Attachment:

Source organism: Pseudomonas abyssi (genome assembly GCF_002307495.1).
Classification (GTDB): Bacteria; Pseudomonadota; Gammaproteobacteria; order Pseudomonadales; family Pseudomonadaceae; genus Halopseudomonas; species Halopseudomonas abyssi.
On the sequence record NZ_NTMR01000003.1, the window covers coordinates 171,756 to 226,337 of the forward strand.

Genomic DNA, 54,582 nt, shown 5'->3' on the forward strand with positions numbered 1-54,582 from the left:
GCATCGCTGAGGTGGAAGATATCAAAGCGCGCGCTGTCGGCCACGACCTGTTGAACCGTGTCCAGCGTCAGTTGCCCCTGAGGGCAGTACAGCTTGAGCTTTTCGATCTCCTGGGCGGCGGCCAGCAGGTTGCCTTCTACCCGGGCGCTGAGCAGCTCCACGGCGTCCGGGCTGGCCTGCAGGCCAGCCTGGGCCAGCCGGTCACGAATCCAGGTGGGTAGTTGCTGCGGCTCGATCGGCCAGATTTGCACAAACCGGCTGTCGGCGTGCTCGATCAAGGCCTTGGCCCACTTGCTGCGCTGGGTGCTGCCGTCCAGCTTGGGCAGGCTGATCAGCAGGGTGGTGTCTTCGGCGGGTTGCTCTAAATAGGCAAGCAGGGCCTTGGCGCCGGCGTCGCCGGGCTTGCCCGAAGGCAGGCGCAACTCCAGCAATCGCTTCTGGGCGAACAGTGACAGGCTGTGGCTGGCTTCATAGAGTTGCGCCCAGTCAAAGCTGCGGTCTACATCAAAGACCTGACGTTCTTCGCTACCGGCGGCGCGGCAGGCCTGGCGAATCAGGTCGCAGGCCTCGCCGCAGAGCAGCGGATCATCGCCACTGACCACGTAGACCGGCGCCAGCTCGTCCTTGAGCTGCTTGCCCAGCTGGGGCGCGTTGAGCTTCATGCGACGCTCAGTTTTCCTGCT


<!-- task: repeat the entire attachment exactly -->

Source organism: Pseudomonas abyssi (genome assembly GCF_002307495.1).
Classification (GTDB): Bacteria; Pseudomonadota; Gammaproteobacteria; order Pseudomonadales; family Pseudomonadaceae; genus Halopseudomonas; species Halopseudomonas abyssi.
On the sequence record NZ_NTMR01000003.1, the window covers coordinates 171,756 to 226,337 of the forward strand.

Genomic DNA, 54,582 nt, shown 5'->3' on the forward strand with positions numbered 1-54,582 from the left:
GCATCGCTGAGGTGGAAGATATCAAAGCGCGCGCTGTCGGCCACGACCTGTTGAACCGTGTCCAGCGTCAGTTGCCCCTGAGGGCAGTACAGCTTGAGCTTTTCGATCTCCTGGGCGGCGGCCAGCAGGTTGCCTTCTACCCGGGCGCTGAGCAGCTCCACGGCGTCCGGGCTGGCCTGCAGGCCAGCCTGGGCCAGCCGGTCACGAATCCAGGTGGGTAGTTGCTGCGGCTCGATCGGCCAGATTTGCACAAACCGGCTGTCGGCGTGCTCGATCAAGGCCTTGGCCCACTTGCTGCGCTGGGTGCTGCCGTCCAGCTTGGGCAGGCTGATCAGCAGGGTGGTGTCTTCGGCGGGTTGCTCTAAATAGGCAAGCAGGGCCTTGGCGCCGGCGTCGCCGGGCTTGCCCGAAGGCAGGCGCAACTCCAGCAATCGCTTCTGGGCGAACAGTGACAGGCTGTGGCTGGCTTCATAGAGTTGCGCCCAGTCAAAGCTGCGGTCTACATCAAAGACCTGACGTTCTTCGCTACCGGCGGCGCGGCAGGCCTGGCGAATCAGGTCGCAGGCCTCGCCGCAGAGCAGCGGATCATCGCCACTGACCACGTAGACCGGCGCCAGCTCGTCCTTGAGCTGCTTGCCCAGCTGGGGCGCGTTGAGCTTCATGCGACGCTCAGTTTTCCTGCT